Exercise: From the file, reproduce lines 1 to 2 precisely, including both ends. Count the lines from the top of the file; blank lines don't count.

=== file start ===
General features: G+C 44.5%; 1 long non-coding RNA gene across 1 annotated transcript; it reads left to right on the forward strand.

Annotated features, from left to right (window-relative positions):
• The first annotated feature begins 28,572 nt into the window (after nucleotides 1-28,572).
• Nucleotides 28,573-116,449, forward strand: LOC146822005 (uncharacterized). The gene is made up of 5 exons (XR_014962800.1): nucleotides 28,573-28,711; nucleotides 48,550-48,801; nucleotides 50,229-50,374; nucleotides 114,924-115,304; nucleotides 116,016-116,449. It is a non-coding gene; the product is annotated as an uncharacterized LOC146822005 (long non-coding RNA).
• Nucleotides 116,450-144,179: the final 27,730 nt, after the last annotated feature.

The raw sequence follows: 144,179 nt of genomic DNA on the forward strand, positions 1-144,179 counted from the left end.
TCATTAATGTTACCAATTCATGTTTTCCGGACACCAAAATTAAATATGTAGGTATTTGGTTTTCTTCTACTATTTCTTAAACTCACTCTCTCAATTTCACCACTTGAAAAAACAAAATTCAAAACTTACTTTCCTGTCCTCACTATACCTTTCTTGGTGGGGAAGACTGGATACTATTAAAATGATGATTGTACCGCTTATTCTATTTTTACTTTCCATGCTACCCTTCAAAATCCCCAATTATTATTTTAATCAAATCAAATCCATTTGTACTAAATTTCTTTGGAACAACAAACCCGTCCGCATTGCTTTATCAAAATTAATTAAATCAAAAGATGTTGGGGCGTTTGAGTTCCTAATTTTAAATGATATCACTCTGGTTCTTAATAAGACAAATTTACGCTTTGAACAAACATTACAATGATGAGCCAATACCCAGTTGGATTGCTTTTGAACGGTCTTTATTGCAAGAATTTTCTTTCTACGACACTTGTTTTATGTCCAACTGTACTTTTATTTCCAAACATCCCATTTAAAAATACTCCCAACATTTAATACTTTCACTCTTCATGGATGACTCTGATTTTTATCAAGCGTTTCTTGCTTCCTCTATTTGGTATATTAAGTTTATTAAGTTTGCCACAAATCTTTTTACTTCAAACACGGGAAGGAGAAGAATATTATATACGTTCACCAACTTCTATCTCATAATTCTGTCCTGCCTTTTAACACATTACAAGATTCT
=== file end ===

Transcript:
General features: G+C 44.5%; 1 long non-coding RNA gene across 1 annotated transcript; it reads left to right on the forward strand.

Annotated features, from left to right (window-relative positions):